Getting down to business and Brexit in 2019

Over the next 12 months I think there’s no doubt we will all find ourselves navigating a path through uncertainty. Against that background, guests at our Property Predictions event wanted to hear how we thought real estate will perform.

Overseas investors were responsible for 79 percent of deals in central London last year. Since the Brexit referendum the UK market has proved remarkably resilient, with 2017 and 2018 investment volumes surprising on the upside.

The UK’s fundamental attractions remain intact and our capital will undoubtedly remain a prime target in 2019, but I also predict plenty of interest in other major UK cities, particularly the ‘Big Six’ of Manchester, Birmingham, Leeds, Bristol, Edinburgh and Glasgow.

Last year, when I announced I expected 2018 volumes to reach £55 billion, some of you thought I was being a bit optimistic. However, we have seen between £60 billion and £62 billion invested in the UK and I expect volumes to hit £55 billion in 2019, assuming a deal and transition period are agreed by the end of March.

I asked those attending our event for their own predictions. The results in so far suggest you agree with my forecast – with 63 percent expecting UK commercial property returns to be slightly lower in 2019. Nevertheless, some 46 percent of respondents still expect to be a net investor.

What next for Brexit?

It seems to me the only certainty about Brexit at the moment is that we will still be talking about it next year!

Our 2019 Property Predictions report sets out how we expect short-term volatility and political uncertainty over the coming months, but if a deal is reached, we expect a quick correction and renewed interest in the UK from a range of sources.

I also note that while the UK is currently consumed by Brexit, investors will take a long-term view and we believe sectors like residential and living, industrial and alternatives – many of which are chronically undersupplied – will all continue to offer value.

Initial responses to our own predictions survey, reveal senior living is the alternatives sector’s most preferred asset class, while logistics, multi-let industrial and regional offices are tipped to be the sectors that will see the best performance in 2019.

Over the next three years I think we will see favourable employment growth in many UK cities. In Manchester we’re expecting 4.6 percent growth, Birmingham 3.9 percent, Bristol 3.6 percent and Leeds 2.9 percent.

These figures compare well with inner London at 3.8 percent, and other European cities like Amsterdam at 3.8 per cent and Munich at 3.7 percent.

As cities compete to attract the diverse talent they need, the onus will be on ensuring workspaces are being created to suit employee demands. Companies want to build flex into their portfolios so they can quickly adapt to changing space needs, while workers demand “experiential” offices equipped with the latest technology and services.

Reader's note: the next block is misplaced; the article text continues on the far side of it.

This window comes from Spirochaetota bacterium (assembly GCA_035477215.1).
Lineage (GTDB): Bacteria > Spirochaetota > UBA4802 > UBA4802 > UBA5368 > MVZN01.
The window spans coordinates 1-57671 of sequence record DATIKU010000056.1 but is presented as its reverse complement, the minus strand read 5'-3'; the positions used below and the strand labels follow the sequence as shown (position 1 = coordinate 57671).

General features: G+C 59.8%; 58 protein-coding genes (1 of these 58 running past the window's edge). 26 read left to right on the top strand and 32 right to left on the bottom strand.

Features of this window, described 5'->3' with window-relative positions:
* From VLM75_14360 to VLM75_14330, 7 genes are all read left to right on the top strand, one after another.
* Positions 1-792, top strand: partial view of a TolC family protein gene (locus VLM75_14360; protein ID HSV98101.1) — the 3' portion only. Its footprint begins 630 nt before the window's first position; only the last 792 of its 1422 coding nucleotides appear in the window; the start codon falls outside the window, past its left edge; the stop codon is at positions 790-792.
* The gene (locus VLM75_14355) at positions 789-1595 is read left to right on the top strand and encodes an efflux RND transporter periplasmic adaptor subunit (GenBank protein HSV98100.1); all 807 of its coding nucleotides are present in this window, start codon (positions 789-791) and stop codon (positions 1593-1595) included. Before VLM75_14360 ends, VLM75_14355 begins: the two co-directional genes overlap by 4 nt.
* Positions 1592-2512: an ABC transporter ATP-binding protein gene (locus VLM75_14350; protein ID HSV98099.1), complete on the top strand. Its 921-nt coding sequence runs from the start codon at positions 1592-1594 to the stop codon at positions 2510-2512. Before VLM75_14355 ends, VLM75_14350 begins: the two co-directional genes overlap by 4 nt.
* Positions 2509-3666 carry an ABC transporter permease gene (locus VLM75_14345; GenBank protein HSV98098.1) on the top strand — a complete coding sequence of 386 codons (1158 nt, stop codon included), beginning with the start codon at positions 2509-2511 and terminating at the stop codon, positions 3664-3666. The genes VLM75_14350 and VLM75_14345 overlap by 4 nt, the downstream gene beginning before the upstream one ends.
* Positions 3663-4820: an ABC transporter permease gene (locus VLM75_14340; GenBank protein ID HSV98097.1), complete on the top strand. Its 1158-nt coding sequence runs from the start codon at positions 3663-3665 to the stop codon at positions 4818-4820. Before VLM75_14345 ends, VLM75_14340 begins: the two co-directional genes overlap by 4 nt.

Emerging trends

Over the coming year the shortage of Grade A space in key UK office markets is predicted to intensify. London’s pipeline looks thin beyond 2019, while Manchester and Birmingham account for 90 percent of the 1.3 million square feet scheduled to be completed speculatively in regional UK cities in the next year.

In the wake of limited market supply, many investors will look for new ways to access the markets from debt funds to M&A activity and platform acquisitions.

The ever-growing appetite for online shopping will continue to ensure urban warehouses are more in-demand than ever, although I also expect alternatives volumes to continue to increase, with investors, developers and operators homing in on less established markets like retirement living.

We’re all getting used to and embracing the disruptive force of technology. But the pace of change is quickly accelerating, and I think deeper investment in ‘proptech’ will see more disruption than ever in the month ahead.

There’s no doubt we find ourselves at a pivotal moment in the UK. Uncertainty over Brexit is not going to go away anytime soon, but what I do know is that with change comes opportunity.


About the Author

Chris has over 30 years’ experience in the UK investment market and specialise both in up and let investment product including portfolios as well as development funding projects. Chris has worked with a wide range of institutional property company and international clients including GIC, M&G, Hermes, Schroders and Legal and General. Chris has also been at the forefront of the development of the Alternative Investment areas within JLL (Student Housing, Health, Senior Living and Platform deals). Within the JLL Capital Markets offer the investment teams now work hand in glove with the sophisticated Debt Advisory business and the Corporate Finance and M&A side. Chris was Chairman of the Investment Property Forum from June 2015 - June 2016 and then sat on their Strategic Advisory Group. Chris joined King and Co as a graduate in 1979 and has worked his whole career dealing with various aspects of the UK Investment Property Market. He ran the Investment teams at King Sturge and became Joint Managing Partner and subsequently Joint Senior Partner prior to the merger with JLL in 2011.

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